Review: The Dassiers of Geneva: Eighteenth-​Century European Medallists

William Eisler. The Dassiers of Geneva: Eighteenth-Century European Medallists. Vol. 1, Jean Dassier, Medal Engraver: Geneva, Paris, and London, 1700-1733. Vol. 2, Dassier and Sons: An Artistic Enterprise in Geneva, Switzerland, and Europe, 1733-1759. Cahiers romands de numismatic 7 and 8. Lausanne: Association des amis du Cabinet des medailles du canton de Vaud et le Musee d’art et d’histoire, Geneva, 2002 and 2005. ISBN no. 2-940094-05-5 (vol. 1), 2-940094-06-3 (vol. 2).

The Dassiers of Geneva, especially Jean Dassier (1676-1763) and his son Jacques-Antoine (1715-1759), were among the most important and prolific medalists of the eighteenth century. Their contributions to medallic design and production have been marginalized in part due to our limited understanding of their careers and the paucity of published documents about them. The only extended essays to focus on Jean and Jacques-Antoine’s lives were written between 1772 and 1774, by Gottlieb Emanuel von Haller and Johann Füssli, based on a 1771 manuscript by Dassier’s sons Jean II and Antoine. Forrer’s skeletal description and checklist has remained the standard resource on them, but he freely admitted that “there is no complete catalogue of Dassier’s work” (1:513). Eisler’s two-volume, long-overdue study is the first monograph on the Dassiers and will be the standard reference on their work for the foreseeable future.

Jean Dassier initially trained under his father Domaine, chief engraver at the Geneva Mint, then in Paris under Jean Mauger and Joseph Roettiers. Returning to Geneva, Jean assisted Domaine at the mint for several years and, following his father’s death in 1719, he became chief engraver there until his death in 1763. More than numismatic engravers or designers, Domaine and Jean were quite wealthy and played key roles in the design, construction, implementation, and legislation of screw presses in Geneva. As mint-masters they held a virtual monopoly over that technology and thus over the Genevan luxury decorative-arts market of the early decades of the eighteenth century.

Eisler’s first volume and several chapters of the second examine Jean Dassier’s work in medals and related decorative arts: the artist’s association with the Genevan luxury-goods industry, the “Fabrique,” is documented here for the first time. Dassier produced at least twenty exquisitely cut dies—frequently allegorical compositions based on Roman mythology—for watch cases, watch faces, and snuff boxes early in his career. In 1717, he reissued Jérôme Roussel’s sixty medals on Ovid’s Metamorphoses. Undeterred by the tepid success of that series, in 1723 and 1724 he designed and struck over seventy medals of illustrious men associated with the reign of King Louis XIV. These latter medals brought him international acclaim, and he followed that triumph with a series depicting religious reformers and theologians, totaling over thirty medals. Dassier sojourned to England in 1728 and was offered a position at the Royal Mint. He declined the offer, but three years later he produced an enormously successful series of thirty-five medals of British sovereigns from William I to George II in bronze, gold, and silver; these were complemented by a smaller series depicting British worthies including Shakespeare, Francis Bacon, John Milton, John Locke, and Isaac Newton. At various times in the 1720s, 1730s, and 1740s, Dassier executed medals of Bernese dignitaries and, following the example of Louis XIV’s Histoire Métallique, produced an analogous medallic history of Geneva between 1734 and 1749. Dassier also designed most of the coinage for Geneva between 1711 and 1763.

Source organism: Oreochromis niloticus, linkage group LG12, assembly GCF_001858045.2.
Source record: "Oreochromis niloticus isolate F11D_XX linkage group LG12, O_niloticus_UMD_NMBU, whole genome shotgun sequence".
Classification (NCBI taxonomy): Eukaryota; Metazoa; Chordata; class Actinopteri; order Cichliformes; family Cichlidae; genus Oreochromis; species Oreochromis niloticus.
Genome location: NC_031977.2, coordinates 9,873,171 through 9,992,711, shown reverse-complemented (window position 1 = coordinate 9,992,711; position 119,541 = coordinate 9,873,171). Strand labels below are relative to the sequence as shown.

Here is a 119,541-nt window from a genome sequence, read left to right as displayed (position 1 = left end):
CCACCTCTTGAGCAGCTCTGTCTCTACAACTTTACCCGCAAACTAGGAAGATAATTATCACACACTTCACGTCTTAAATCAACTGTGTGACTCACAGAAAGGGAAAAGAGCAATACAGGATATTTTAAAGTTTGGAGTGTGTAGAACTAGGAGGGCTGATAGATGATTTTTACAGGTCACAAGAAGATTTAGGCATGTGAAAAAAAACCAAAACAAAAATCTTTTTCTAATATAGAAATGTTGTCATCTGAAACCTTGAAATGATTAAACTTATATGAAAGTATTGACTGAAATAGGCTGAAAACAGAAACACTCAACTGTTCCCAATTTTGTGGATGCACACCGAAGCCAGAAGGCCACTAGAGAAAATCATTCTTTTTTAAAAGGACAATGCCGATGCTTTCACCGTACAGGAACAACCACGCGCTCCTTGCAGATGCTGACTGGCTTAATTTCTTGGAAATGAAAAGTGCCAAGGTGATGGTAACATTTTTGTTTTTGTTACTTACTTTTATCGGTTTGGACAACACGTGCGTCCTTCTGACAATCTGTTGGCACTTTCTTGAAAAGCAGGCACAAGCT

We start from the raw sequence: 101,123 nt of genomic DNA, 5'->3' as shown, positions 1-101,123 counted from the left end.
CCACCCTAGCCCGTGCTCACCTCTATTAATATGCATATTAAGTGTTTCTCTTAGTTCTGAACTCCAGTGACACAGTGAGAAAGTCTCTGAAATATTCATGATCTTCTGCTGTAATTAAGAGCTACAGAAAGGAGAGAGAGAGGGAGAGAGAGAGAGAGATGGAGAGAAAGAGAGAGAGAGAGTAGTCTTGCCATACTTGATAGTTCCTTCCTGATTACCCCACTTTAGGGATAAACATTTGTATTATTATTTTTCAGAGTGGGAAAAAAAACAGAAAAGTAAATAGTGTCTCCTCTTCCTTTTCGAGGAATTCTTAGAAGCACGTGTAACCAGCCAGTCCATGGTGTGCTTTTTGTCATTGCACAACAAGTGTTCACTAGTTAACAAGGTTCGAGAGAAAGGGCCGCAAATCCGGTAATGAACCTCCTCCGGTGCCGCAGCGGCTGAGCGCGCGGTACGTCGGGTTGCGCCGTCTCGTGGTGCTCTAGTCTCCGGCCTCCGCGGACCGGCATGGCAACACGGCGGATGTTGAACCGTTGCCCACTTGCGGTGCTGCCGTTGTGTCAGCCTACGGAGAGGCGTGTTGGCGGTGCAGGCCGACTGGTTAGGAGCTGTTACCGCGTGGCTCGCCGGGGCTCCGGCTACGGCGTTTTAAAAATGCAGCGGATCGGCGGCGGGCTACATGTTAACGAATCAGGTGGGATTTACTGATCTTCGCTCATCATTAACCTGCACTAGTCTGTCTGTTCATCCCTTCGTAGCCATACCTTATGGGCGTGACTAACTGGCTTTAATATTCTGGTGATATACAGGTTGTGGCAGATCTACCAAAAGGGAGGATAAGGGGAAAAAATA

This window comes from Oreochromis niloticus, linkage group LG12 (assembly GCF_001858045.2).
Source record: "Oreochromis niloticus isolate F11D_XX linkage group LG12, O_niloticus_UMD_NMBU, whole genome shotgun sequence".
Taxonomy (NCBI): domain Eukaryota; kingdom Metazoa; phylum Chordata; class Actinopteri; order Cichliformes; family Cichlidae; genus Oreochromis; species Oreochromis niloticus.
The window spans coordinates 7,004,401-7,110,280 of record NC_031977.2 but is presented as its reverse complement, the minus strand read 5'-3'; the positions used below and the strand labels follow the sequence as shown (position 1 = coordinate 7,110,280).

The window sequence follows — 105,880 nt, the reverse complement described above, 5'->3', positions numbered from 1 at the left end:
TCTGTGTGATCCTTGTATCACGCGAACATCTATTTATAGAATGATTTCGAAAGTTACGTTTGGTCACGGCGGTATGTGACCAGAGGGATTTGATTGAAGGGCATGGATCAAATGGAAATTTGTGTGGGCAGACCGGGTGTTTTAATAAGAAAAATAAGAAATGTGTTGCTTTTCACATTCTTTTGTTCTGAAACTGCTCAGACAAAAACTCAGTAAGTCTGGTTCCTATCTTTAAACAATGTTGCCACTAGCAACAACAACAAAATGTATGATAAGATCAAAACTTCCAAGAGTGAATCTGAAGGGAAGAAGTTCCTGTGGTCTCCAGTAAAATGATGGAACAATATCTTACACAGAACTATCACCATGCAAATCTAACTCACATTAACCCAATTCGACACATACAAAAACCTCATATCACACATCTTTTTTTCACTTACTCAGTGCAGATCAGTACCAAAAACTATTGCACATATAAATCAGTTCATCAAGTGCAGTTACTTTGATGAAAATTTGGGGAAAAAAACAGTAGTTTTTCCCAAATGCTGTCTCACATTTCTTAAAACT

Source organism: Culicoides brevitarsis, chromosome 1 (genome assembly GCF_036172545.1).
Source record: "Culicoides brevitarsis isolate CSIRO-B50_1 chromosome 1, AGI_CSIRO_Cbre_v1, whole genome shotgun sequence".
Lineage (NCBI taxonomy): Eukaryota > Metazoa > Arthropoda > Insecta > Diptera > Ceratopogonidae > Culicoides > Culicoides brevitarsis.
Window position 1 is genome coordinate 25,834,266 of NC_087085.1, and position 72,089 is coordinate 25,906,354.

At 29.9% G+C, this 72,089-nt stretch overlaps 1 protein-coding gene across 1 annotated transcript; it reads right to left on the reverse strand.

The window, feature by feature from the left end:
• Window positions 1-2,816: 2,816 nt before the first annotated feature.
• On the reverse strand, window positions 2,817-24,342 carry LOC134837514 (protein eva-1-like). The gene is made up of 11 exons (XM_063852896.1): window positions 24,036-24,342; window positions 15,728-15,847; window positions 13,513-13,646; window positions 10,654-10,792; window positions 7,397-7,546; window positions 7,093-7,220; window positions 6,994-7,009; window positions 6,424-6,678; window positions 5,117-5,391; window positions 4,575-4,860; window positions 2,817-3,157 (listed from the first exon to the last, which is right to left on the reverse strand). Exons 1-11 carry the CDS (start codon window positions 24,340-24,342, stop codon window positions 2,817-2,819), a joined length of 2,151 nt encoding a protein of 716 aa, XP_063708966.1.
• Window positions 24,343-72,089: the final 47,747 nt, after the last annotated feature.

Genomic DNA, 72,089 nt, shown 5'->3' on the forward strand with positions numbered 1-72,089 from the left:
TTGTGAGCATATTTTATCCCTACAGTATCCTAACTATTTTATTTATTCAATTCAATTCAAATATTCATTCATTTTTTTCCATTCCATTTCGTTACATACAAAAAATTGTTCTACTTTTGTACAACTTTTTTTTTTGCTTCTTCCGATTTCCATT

The second volume continues to explore the career of Jean Dassier, then focuses on the work of Jean Dassier’s son, Jacques-Antoine, and collaborative efforts between the two (and, to a lesser extent, Jean’s son Antoine). Jacques-Antoine received early tutelage from his father, but moved to Paris in 1732 to study under Thomas Germain. In 1737, he began unofficial studies at the French Academy in Rome (as a Protestant, he was ineligible for the Prix de Rome). His earliest known medal, depicting Pope Clement XII, resulted from an audience with the pontiff at that time. Upon returning to Geneva, Jacques-Antoine immediately set out for England, where he was assistant engraver at the Royal Mint in London from 1741 to 1745; he produced more than twenty medals of notable British personalities during that decade, including Alexander Pope, King George II, and various nobles. Also in the 1740s, Jacques-Antoine collaborated with his father on a series of more than sixty medals concerning the history and personalities of the Roman Republic. His best works come from the 1750s, and include the famous medal of Montesquieu from 1753. Beginning in 1756, he worked at the mint in St. Petersburg and also was employed at the St. Petersburg Academy of Fine Art. Jacques-Antoine had been groomed to assume the mantle of his father’s atelier, and he enjoyed enormous success in the final years of his life. His untimely death in 1759 dealt a devastating blow to Jean’s hopes for a protracted Genevan dynasty.